The space in which these shapes arose was not Euclidean, for it was so constructed that any indefinite extension of a point returned to itself. That is, I believe, what mathematicians call ‘curved space’, transposed into a Euclidean scheme, the movement could be described as follows. Imagine an immense circle whose circumference reaches the infinite and which is perfect and unbroken except for one point; subsequently this point expands into a circle that grows indefinitely, extends its circumference to infinity and merges with the original circle, perfect, pure and unbroken except for one point, which expands into a circle. And so on unceasingly. In fact instantaneously, for at each instant the circumference, enlarged to infinity, reappears simultaneously as a point; not a central point, that would be too perfect; but an eccentric point that represents at the same time the nothingness of my existence and the disequilibrium that my existence, by its particularity, introduces into the immense circle of the all — the all which perpetually obliterates me, reasserting its undiminished integrity. For it is I alone who am diminished.

In respect to time, the scheme of things is perfectly analogous. This movement of an indefinite expansion returning to its origin takes place as duration (a ‘curved’ duration) as well as space: the last movement is forever identical with the first, it all vibrates simultaneously in an instant, and only the necessity of representing all this in our ordinary ‘time’ obliges me to speak of an infinite repetition. What I see I have always seen and shall always see, again and again; everything recommences in identical fashion at each instant, as if the total nullity of my particular existence within the unbroken substance of the Immobile were the cause of a cancerous proliferation of instants.

In respect to number, the indefinite multiplication of points, circles, and triangles dissolves the same way: Instantaneously, into a regenerated unity, perfect — except for me — throwing the unity of the all into disequilibrium. This engenders as indefinite and instantaneous multiplication, which immediately merges with the uttermost limit, with a regenerated Unity, perfect. Everything starts all over again, always in the same place, in the same eternal instant, and without producing any true alteration in the nature of the all.

If I continued, in this way, to try to enclose my certainty in any sequence of logical categories, I should be reduced to the same absurd expressions in the category of causality. For example, cause and effect perpetually blending into one another and separating from one pole to the other, passing from one pole to the other because of the disequilibrium produced in their substantial identity by the infinitesimal hole which is me.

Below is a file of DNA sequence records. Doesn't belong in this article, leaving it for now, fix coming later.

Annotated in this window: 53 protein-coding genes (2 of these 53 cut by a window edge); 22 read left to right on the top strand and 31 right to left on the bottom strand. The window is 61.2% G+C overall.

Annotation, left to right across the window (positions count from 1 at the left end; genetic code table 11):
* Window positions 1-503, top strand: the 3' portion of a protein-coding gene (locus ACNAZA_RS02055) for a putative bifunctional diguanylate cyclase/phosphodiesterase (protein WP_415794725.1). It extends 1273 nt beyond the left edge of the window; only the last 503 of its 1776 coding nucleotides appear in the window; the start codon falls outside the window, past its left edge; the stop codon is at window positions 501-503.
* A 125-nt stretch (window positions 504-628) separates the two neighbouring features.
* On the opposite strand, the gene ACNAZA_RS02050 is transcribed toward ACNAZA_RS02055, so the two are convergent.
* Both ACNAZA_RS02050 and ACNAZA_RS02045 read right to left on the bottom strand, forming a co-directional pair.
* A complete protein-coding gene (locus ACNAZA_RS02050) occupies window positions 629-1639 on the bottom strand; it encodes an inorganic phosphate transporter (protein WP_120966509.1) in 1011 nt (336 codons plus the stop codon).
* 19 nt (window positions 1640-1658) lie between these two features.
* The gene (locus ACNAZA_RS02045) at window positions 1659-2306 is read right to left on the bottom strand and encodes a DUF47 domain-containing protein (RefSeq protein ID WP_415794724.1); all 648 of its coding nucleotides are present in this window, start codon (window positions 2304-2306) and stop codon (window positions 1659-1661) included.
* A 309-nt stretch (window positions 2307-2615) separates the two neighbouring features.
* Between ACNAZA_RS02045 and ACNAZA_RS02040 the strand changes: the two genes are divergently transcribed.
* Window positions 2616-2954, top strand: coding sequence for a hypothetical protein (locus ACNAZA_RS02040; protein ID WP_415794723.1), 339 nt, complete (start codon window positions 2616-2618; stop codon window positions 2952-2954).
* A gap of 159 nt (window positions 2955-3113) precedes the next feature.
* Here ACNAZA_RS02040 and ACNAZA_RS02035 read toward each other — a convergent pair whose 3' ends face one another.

I have said enough to make it clear that the certainty of which I speak is in equal degrees mathematical, experimental, and emotional: a mathematical certainty — or rather mathematico-logical — as one can understand indirectly in the conceptual description I have just attempted, and which can be abstractly stated as follows: The identity of the existence and of the non-existence of the finite in the infinite. This is an experimental certainty. Not only because it is based on direct vision (that would be observation and not necessarily experimentation). Not only because the experiment can be repeated at any time, but because I ceaselessly tested the certainty in my struggle to ‘follow the movement’ that rejected me.

During this struggle, I could only repeat the little chant I had found as my sole response; an emotional certainty because in the whole affair — the core of the experiment lies here — it is I who am at stake. I saw my own nothingness face to face, or rather my perpetual annihilation. Total but not absolute annihilation: A mathematician will understand me when I describe it as ‘asymptote'.

I insist on the triple nature of this certainty in order to anticipate three kinds of incomprehension in the reader. First, I want to keep lazy minds from falling into the illusion of understanding me when they find only a vague sense of the mystery of the beyond to correspond to my mathematical certainty. Second, I want to prevent psychologists and especially psychiatrists from treating my testimony not as testimony at all but as an interesting psychic manifestation worth studying and explaining by what they believe to be their ‘psychological science.’ It is in order to forestall their attempts that I have insisted on the experimental nature (and not simply the introspective experience) of my certainty.

Third, at the very heart of this certainty, the cry: ‘It’s I, I who am at stake,’ should frighten the curious who think they might like to perform the same or a similar experiment. I warn them now, it is a terrifying experience, and if they want more precise information on its dangers, they can ask me in private.

I do not mean the physiological dangers (which are very great); for if, in return for accepting grave illness or infirmity, or for a considerable shortening of the span of physical life, one could attain to a single certainty, the price would not be too high. I am not speaking, moreover, only of the dangers of insanity or of damage to the mind, which I escaped by extraordinary good luck. The danger is far graver, comparable to what happened to Bluebeard’s wife: she opens the door of the forbidden room, and the horrible spectacle sears her innermost being as with a white-hot iron.